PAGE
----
ABOUT THE SET BOOK
Happy Abstract — A letter from William Blake to Thomas Butts, dated 11 September 1801
The letter that William Blake wrote to his friend and patron, Thomas Butts, on September 11, 1801, is of a type that most artists have written at one point (or many points) in their career. Were it a form letter today, it would read something like this:
Dear XXX, Thank you for your continued support, I could not make it without you. However, I still have not completed the work for which you paid me. Please do not take this inattentiveness as a reflection of my feelings toward you or your work, but I have been busy with other things that I find more interesting. I am sure to finish your job soon. Best, XXX.
The difference between the letter featured in Happy Abstract and most other letters written on this template is, of course, that Happy Abstract was written by William Blake. Blake is not simply busy. He is daily pulled away from Butts’ commission into a world of abstraction, a pull against which he is powerless to resist, rendering him a “wretched, happy, ineffectual labourer of Time’s moments….”
When Lang Ingalls and I first discussed printing Happy Abstract for OPEN • SET 2020, Lang was specifically interested in a book that had minimal text on the page, hoping that binders would not only design the binding of the book, but also be lured onto the books’ pages. Blake’s letter seemed a perfect fit for the project. It is a short text that is full of evocative visual prompts, allowing me to lay the book out with only one line of text per page, leaving lots of unused space for the binder to explore. The text begins high up on the page and progressively works its way one line lower down the page with each spread, until ending just at the bottom. The text is handset in Bauer Bodoni Italic with Donatello Eclaire titling, and printed on Zerkall Nideggen paper.
An Invitation In: the 2020 Set Book
It is not often that design binders are presented with the opportunity to express their artistic interpretations throughout the entirety of a book. With the Set Book, we present an invitation to expand your design interpretation beyond the traditional considerations of bookblock protection, to stretch your ideas as if elastic, to go in while executing your binding submission. We emphasize that this is not a requirement, but an open option.
William Blake was a poet of the Romantic period. But he was more: painter, printmaker, philosopher, illustrator—William Blake was a creative. He — like many of us — was touched by the muse and responded quickly if not passionately at the expense of all else. His letter is a tribute to the state of being that he calls “Happy Abstract”, or that place where artists delightfully lose themselves in their work and where the expression leads them.
Maret is a poet of current times, a writer of singular perception, and a printer of taste, honed over years of production. For the Set Book, he agreed to the parameters of a folio format with large margins. His choice of a William Blake letter on the topic of the creative act is superlative. OPEN • SET wishes to thank him for his steady and timely production, and acknowledge that binders do not often have the opportunity to bind Maret works. The choice of binding the Set Book is a choice that bridges the world of fine print with the world of fine binding. We hope that this bridging leads binders to their own place of happy abstract.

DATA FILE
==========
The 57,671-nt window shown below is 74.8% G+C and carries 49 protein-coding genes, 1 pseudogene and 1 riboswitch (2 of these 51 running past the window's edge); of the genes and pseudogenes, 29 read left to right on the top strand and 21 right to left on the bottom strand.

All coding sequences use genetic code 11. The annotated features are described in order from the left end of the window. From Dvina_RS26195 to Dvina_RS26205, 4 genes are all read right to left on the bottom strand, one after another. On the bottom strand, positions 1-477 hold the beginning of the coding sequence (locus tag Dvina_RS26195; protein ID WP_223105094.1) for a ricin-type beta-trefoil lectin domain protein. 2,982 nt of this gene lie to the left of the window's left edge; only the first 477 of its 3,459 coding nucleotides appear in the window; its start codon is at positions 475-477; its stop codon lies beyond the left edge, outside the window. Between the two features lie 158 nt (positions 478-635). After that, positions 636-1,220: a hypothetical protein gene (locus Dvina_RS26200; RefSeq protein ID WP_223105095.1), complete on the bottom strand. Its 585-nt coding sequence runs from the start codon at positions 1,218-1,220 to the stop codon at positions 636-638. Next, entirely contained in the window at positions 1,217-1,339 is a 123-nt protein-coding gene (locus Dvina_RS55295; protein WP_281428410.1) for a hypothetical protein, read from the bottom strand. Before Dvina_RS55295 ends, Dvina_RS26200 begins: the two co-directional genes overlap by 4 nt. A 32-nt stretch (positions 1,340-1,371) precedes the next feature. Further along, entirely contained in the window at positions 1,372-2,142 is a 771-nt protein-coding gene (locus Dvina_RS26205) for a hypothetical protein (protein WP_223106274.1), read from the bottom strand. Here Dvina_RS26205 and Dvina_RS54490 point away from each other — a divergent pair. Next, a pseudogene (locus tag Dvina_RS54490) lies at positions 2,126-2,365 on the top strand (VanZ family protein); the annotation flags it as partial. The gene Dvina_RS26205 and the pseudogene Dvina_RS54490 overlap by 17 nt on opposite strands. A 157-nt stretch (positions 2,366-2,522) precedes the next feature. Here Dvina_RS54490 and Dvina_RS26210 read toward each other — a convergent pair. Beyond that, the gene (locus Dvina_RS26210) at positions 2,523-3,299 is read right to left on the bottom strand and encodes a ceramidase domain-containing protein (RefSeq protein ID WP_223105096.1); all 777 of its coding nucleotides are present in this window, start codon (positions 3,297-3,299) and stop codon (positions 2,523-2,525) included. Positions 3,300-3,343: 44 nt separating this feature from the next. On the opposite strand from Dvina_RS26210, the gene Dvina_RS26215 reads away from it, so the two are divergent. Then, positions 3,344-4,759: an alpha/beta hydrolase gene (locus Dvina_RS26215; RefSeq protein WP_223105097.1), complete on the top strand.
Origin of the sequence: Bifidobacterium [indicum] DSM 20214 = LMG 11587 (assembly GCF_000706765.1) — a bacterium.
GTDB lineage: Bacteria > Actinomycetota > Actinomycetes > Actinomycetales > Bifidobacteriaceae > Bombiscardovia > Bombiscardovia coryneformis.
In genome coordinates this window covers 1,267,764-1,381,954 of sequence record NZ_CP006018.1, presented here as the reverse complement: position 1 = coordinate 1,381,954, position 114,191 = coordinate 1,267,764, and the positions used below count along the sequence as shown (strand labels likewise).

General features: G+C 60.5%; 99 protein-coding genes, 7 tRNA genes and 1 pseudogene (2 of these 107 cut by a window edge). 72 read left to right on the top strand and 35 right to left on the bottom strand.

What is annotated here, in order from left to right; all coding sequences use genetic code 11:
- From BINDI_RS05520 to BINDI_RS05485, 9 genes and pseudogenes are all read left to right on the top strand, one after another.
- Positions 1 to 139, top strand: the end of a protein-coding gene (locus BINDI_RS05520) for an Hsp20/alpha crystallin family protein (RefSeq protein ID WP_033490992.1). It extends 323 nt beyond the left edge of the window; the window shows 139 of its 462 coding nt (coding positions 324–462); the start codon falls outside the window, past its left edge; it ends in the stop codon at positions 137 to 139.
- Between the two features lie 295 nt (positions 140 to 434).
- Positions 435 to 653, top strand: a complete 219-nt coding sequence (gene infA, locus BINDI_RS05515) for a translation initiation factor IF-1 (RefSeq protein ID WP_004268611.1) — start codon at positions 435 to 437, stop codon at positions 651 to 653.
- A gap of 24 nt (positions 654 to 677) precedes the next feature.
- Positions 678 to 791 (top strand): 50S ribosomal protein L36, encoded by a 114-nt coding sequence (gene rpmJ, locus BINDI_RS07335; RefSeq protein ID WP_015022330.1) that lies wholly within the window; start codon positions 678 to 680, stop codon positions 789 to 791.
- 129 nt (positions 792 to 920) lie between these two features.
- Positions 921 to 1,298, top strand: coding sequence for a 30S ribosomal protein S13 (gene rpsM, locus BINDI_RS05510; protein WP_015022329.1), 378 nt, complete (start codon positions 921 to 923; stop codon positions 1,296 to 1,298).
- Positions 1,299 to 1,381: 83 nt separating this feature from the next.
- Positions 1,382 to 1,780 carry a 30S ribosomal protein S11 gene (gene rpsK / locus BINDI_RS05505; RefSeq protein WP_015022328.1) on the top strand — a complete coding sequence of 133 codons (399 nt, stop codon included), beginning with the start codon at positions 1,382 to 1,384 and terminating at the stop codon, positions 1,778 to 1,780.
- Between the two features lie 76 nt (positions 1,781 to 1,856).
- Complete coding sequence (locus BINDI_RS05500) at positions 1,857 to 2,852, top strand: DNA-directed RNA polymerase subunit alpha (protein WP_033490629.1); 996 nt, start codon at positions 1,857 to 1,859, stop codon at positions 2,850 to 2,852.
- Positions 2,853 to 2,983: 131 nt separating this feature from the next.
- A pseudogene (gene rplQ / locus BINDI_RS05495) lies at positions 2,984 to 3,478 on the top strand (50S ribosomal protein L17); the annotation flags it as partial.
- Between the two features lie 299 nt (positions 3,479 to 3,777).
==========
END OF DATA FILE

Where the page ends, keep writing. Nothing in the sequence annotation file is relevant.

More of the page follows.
Please note that if the binder decides to engage with the pages, this holds no additional credit during the jury process. The intention is to have this exploration as an option, as a way to encourage the exploration of design ideas. If you opt to bind the Set Book, the cost of the bookblock is included in your registration fee.
About the printer
Russell Maret is a type designer and private press printer working in New York City. He began printing in San Francisco as a teenager before apprenticing with Peter Koch in Berkeley and Firefly Press in Somerville, Massachusetts. He set up his own press at the Center for Book Arts, New York in 1993 and has been printing and publishing ever since. In 1996 Russell began teaching himself to design typefaces, leading to a twelve-year study of letterforms before he completed his first typeface in 2008. In 2011, he began working to convert some of his type designs into new metal typefaces. Since then he has produced three metal typefaces and four suites of metal ornaments. In 2009 Russell was awarded the Rome Prize in Design from the American Academy in Rome. He has been the Printer in Residence of the Press in Tuscany Alley, San Francisco (1990); Artist in Residence at the Center for Book Arts, NYC (1996); the Bodleian Libraries’ inaugural Printer-in-Residence (2017); the North American Chair of the Fine Press Book Association; and a trustee of the American Printing History Association. Russell’s books and manuscripts are in public and private collections throughout the world.